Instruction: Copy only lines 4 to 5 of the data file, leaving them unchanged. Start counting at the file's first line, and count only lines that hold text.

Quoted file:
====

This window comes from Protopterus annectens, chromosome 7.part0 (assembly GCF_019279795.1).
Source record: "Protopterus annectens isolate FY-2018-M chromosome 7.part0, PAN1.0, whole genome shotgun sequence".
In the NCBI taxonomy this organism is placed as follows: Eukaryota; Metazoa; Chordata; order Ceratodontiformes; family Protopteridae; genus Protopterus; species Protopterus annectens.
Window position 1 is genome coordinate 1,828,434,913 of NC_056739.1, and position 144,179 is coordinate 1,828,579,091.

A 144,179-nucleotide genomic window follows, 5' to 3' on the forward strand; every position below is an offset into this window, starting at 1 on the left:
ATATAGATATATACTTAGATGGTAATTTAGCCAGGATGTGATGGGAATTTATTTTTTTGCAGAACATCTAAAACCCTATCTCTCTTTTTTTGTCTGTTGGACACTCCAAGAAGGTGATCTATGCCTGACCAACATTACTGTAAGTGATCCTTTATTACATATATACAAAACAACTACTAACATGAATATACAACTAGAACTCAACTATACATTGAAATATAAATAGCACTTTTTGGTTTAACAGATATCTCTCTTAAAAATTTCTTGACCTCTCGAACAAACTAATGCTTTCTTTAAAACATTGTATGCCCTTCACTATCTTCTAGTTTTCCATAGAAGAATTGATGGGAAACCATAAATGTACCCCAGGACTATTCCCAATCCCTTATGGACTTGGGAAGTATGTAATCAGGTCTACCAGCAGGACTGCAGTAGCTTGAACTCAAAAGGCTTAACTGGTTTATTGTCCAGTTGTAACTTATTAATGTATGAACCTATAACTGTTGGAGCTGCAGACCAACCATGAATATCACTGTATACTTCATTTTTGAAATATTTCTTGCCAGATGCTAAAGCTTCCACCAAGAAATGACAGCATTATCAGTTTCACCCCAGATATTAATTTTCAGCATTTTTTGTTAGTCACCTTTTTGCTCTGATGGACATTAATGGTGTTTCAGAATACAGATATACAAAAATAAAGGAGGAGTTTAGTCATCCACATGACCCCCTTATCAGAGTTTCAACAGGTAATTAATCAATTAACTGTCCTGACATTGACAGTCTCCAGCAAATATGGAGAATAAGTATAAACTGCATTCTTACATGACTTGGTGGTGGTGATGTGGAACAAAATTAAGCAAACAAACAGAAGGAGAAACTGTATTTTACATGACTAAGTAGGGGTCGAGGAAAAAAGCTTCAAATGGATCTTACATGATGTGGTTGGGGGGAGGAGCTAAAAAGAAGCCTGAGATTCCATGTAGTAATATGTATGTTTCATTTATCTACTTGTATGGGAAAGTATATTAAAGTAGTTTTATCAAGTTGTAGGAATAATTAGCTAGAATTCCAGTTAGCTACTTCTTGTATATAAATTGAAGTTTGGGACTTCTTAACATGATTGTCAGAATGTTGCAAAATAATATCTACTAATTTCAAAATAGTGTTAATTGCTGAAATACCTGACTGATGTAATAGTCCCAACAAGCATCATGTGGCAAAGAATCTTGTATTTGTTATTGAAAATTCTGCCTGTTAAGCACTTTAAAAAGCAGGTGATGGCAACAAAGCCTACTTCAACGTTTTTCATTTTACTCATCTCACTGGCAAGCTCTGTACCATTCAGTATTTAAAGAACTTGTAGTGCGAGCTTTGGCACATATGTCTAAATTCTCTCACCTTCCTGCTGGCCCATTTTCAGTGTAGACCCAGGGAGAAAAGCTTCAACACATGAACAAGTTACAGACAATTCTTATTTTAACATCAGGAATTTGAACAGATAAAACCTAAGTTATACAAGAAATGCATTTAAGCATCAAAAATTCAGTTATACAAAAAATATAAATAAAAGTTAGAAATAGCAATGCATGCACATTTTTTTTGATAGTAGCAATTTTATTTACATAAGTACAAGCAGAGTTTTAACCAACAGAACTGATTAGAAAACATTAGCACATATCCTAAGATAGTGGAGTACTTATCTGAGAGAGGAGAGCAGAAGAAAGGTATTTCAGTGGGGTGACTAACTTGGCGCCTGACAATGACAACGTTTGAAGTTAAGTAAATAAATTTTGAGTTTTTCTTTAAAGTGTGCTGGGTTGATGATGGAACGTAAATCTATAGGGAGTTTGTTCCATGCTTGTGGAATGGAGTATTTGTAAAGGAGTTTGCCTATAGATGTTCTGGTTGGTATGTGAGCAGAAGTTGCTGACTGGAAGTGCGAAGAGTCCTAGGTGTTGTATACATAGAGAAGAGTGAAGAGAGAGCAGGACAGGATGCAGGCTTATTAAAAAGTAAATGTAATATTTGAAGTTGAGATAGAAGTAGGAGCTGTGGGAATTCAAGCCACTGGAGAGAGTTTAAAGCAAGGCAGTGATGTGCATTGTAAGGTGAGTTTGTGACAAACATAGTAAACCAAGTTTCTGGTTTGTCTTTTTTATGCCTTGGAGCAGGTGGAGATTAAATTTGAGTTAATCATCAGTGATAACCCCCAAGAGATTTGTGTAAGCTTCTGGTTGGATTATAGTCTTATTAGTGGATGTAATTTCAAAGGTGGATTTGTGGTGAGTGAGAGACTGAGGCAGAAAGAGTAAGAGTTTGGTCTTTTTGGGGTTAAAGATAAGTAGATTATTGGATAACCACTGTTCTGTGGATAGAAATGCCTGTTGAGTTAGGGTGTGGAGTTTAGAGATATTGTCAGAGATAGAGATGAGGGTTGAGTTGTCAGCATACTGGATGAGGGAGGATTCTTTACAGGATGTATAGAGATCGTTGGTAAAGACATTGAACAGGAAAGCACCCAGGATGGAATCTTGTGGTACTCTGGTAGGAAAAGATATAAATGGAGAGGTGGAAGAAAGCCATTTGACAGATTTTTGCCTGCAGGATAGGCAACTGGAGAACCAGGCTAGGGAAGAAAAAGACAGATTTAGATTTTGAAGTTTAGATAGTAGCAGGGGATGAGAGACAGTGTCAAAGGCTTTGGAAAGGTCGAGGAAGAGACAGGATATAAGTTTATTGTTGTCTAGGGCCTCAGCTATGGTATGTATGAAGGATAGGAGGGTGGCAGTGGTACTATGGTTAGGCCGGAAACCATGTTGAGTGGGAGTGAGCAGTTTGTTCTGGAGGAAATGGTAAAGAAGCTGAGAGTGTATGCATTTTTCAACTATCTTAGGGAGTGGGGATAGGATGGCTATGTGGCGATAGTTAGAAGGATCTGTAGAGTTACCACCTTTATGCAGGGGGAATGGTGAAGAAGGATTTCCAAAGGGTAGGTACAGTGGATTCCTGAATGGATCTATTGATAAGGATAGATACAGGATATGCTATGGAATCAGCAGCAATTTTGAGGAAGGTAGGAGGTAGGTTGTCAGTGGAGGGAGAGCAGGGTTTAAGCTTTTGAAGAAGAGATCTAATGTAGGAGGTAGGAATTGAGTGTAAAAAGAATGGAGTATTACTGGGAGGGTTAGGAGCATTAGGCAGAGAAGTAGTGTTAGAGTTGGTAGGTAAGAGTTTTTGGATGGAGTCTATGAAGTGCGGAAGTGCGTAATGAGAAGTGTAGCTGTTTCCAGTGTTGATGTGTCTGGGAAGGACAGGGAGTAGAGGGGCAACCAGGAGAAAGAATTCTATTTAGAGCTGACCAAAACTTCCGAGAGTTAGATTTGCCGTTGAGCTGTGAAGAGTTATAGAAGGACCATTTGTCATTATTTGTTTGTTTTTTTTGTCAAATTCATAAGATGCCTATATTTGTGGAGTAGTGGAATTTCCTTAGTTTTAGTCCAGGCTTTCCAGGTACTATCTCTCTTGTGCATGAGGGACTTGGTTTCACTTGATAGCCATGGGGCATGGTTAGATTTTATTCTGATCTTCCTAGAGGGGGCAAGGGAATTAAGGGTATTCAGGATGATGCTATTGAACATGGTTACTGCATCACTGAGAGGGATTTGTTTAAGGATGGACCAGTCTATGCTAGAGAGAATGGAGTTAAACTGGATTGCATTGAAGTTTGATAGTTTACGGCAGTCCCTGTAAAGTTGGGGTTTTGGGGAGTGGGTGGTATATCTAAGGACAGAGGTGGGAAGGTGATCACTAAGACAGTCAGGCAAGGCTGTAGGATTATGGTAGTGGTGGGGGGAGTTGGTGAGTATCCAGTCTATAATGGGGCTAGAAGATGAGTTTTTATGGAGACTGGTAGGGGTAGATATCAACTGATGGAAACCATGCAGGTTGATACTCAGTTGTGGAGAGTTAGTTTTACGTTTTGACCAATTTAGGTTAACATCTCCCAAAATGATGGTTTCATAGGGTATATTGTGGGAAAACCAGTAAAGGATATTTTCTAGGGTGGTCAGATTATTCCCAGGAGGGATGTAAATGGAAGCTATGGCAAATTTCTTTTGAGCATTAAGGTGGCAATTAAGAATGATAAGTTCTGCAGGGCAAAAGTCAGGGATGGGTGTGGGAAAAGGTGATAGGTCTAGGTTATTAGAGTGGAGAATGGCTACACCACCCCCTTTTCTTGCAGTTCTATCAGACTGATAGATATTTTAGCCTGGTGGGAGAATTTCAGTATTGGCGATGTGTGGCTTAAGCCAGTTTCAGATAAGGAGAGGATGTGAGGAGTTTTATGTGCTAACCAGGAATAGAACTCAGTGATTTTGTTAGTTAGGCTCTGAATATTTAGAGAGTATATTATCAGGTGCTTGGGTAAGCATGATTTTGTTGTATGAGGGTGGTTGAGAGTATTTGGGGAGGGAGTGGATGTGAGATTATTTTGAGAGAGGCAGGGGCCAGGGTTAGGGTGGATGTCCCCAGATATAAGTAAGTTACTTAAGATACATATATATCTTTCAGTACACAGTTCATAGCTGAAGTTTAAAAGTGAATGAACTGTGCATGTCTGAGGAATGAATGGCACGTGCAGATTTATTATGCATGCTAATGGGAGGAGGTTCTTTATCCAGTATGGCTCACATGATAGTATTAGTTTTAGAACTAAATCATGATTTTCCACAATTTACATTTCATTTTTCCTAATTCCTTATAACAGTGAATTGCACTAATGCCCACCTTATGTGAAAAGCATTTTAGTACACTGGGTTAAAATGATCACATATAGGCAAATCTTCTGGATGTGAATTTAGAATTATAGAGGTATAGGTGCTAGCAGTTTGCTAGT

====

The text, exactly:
Window position 1 is genome coordinate 1,828,434,913 of NC_056739.1, and position 144,179 is coordinate 1,828,579,091.

A 144,179-nucleotide genomic window follows, 5' to 3' on the forward strand; every position below is an offset into this window, starting at 1 on the left: